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Will WordPress go the way of the dodo bird?


WordPress won't disappear in 2022. But it is extremely vulnerable to 3 assumptions that millennials often laugh at.

The pressure for something simpler is too great for the corporate world to resist.

One day, all the gas station attendants disappeared

Assumptions about what people can do "all by themselves" can be humorous. For decades, consumers were never allowed to even touch a gas pump. Then one day around 1980, all the gas station attendants went home for good. What happened? A year or so of "Self Service Gas" caused the underlying assumption to fail.

WordPress was invented in 2003 when people were simply not allowed to do certain things, like touch important files. But as the population gained more familiarity, now almost everyone touches important files. Turns out it wasn't all that dangerous, just like pumping gas.

But wait. What about all that super complex server side WordPress code?

The back pressure is intense

There is zero pressure to eliminate WordPress on simple sites. So Billy's Fun Blog is safe. Yes, it is true that WordPress is like using a sledgehammer to swat a fly, in that situation. But still, no harm, no foul.

WordPress sites with any kind of custom dynamic capability however, have been causing pain in corporate settings. What corporate setting DOES NOT require increasingly dynamic, lightweight, one-of-a-kind, app like capabilities?

You can customize WordPress with plugins, themes, and even your own code. But corporate teams have found that those server-side customizations can fight each other, and become increasingly brittle to maintain over the years. The pressure to solve that problem becomes intense. Think long schedules, fat budgets. Who gains, from this loss? Really nobody, since WordPress is free.

It's the design

Repeating for emphasis, WordPress was invented in 2003.

Three takeaways from 2003-era assumptions make the WordPress market vulnerable

  1. Since users & admins can't touch files, we must give them a complex online admin interface to keep the users coloring between the lines, so to speak.
  2. A web page must be assembled on a server with every request. The server has to know how to do this. See #1 above, for how.
  3. The first two assumptions imply that we gotta have a database and heavily structured server-side code to keep all that stuff straight. Enter: LAMP stack.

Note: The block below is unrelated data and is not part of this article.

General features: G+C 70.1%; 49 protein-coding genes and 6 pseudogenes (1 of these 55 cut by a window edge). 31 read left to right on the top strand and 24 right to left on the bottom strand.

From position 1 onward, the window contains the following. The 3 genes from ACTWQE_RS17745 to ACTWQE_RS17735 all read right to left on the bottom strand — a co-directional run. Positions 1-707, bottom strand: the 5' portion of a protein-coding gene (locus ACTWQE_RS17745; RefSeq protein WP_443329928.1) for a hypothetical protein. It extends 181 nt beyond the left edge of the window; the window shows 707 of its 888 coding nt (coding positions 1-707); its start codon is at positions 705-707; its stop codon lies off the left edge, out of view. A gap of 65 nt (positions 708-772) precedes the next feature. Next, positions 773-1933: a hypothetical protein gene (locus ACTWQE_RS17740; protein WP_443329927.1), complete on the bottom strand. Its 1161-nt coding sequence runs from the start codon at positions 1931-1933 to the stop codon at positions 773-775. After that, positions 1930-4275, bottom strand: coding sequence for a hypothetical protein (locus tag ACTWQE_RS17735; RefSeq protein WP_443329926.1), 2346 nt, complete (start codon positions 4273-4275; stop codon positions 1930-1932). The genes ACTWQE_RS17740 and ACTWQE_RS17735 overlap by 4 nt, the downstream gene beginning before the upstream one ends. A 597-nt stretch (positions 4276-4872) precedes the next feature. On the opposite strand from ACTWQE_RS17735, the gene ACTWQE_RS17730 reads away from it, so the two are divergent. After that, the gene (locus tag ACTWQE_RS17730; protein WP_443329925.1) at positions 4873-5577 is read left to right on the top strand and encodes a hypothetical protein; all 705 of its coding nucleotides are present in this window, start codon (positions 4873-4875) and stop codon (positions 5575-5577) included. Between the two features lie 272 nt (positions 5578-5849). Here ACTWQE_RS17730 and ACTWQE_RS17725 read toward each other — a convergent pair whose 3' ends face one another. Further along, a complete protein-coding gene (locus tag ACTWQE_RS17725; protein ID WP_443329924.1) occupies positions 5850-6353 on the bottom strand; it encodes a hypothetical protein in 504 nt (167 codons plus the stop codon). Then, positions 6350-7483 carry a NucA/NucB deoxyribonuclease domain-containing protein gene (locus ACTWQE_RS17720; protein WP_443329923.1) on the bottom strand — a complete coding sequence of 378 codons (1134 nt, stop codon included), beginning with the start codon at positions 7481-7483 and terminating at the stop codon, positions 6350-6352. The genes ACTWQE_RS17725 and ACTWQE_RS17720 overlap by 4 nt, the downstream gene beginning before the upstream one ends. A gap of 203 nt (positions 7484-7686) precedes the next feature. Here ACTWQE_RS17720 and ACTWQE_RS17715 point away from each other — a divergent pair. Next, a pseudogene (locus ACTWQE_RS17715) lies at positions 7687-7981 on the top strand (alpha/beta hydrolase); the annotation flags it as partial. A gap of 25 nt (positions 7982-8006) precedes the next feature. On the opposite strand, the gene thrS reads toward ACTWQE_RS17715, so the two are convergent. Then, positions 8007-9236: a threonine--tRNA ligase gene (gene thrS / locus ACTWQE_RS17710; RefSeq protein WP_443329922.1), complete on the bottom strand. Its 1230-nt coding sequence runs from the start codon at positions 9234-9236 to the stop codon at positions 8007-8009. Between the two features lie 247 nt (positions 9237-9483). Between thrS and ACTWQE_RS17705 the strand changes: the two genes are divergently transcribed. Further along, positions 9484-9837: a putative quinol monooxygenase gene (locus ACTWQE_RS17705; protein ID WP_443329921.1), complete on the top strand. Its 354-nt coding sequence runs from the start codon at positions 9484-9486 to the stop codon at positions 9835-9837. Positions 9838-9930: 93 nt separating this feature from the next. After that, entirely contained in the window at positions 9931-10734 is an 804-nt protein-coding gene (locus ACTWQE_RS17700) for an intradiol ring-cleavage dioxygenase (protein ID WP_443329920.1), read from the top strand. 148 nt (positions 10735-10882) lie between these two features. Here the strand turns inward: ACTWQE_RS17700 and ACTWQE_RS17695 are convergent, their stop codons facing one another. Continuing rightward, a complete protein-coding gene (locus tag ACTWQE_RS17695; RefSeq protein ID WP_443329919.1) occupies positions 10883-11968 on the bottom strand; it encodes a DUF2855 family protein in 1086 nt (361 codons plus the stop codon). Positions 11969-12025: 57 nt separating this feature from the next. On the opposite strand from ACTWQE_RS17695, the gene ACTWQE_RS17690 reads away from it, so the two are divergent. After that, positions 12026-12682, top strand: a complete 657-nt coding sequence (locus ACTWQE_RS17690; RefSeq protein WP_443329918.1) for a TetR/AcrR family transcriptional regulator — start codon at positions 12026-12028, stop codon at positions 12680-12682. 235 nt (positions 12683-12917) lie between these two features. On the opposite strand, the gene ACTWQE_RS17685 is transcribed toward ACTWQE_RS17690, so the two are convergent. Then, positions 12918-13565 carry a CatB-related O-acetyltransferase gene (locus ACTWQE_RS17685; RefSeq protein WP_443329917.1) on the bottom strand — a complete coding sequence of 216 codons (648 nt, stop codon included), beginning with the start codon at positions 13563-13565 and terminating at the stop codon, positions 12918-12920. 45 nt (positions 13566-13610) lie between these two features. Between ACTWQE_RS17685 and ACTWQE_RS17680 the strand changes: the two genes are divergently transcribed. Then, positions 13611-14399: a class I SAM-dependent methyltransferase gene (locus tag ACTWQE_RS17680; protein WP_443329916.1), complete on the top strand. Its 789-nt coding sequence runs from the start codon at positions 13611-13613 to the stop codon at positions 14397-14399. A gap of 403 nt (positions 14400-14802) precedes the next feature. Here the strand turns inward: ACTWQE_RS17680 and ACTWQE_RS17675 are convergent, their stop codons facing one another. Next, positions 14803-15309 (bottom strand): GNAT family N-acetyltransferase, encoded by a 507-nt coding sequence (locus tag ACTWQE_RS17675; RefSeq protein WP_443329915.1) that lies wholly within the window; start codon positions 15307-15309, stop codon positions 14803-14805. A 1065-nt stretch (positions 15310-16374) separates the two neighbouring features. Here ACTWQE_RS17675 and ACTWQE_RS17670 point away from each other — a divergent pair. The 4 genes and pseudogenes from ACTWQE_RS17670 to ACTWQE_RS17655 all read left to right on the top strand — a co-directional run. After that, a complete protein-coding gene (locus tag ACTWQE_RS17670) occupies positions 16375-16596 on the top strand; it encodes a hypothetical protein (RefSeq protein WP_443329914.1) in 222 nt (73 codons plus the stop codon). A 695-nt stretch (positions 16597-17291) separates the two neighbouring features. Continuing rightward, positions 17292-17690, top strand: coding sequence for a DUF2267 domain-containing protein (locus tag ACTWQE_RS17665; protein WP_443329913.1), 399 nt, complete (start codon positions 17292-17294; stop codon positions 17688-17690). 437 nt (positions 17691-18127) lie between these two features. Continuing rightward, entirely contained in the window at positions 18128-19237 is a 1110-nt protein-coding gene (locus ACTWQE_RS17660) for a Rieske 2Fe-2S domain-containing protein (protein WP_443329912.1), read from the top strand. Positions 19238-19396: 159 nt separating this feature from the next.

Even if these assumptions were not correct, the assumptions support each other perfectly. WordPress has been a tremendous success at 38m sites and growing.

And so too, with its CMS brothers of similar design - Drupal, Joomla, etc. The CMS made Billy's Fun Blog possible.


What happens if

  • Users and admins decide that it's OK to touch files.
  • Users and admins assemble pages with boilerplate code before loading onto servers.

Gosh. Everything was going fine for WordPress, and now all of a sudden - alternatives are so simple! We had this giant machine, and now you're doing it the easy way. Seems like cheating.

Gets worse for WordPress though, because Github spent years teaching millions of users that you can use markdown to write really decent content in minutes, if not seconds.

  • Users and admins decide that markdown is easier than rich text for site-styled content.

Ew boy. The super complex WordPress machine is feeling a bit vulnerable, at this point. Thank goodness, there are plugins that customizers really need! All that cool add-on functionality from external vendors that you just can't get anywhere else!

Then this next thing happens, to dash all hopes for a WordPress survival strategy:

Millenials and even Xers start tipping the bucket over, at this point. While their older die-hard colleagues were still trying to update/resolve conflicting and obsolete WordPress plugins, millennials started creating alternatives. Lots and lots of alternatives. For many, the CMS just became more effort than it's worth.

  • WUT? "Server" is now a glorified CDN?

The last blow happened, when vendors like Netlify and even Firebase appear on the scene, making web hosting appear more like a glorified extension of a CDN than the all-powerful server we envisioned in 2003.

Enter: SSGs and JAMstack

Saying "SSGs and/or JAMstack" is like saying "coffee shop." There are half as many variations on the coffee shop, as there are corners to put them on.

I'm intentionally glossing over a discussion on SSG or JAMstack just to save that for another blog. Maybe, think "Not WordPress or similar heavyweight server-side CMS" and it's close enough for now. Or, you can follow the links above.

So here is the main point. You cannot expect corporations around the world to keep consuming WordPress and the like, when it is more trouble than it is worth, and the corporate workforce is increasingly more familiar with the basics. It's just not going to happen, at least not forever.

One corporate department at a time, the younger set will bring in SSGs and JAMstack and the boomers and their WordPress plugins will drift away to wherever legacy stacks and their benefactors go.

And most importantly, the world will be a better place. Because the CMS is a variation on a Rube Goldberg machine, at this point. We have enough of those to support, already.


Full Disclosure
I make my living supporting a variation of a JAMstack. So opinions expressed above are anything but objective.

If you like this article, thank any of the thousands(?) of tireless contributors to open source SSGs all over the world.

For complaints and critiques, email me directly: pete at datafundamentals.com

Photo by Hassan Ouajbir on Unsplash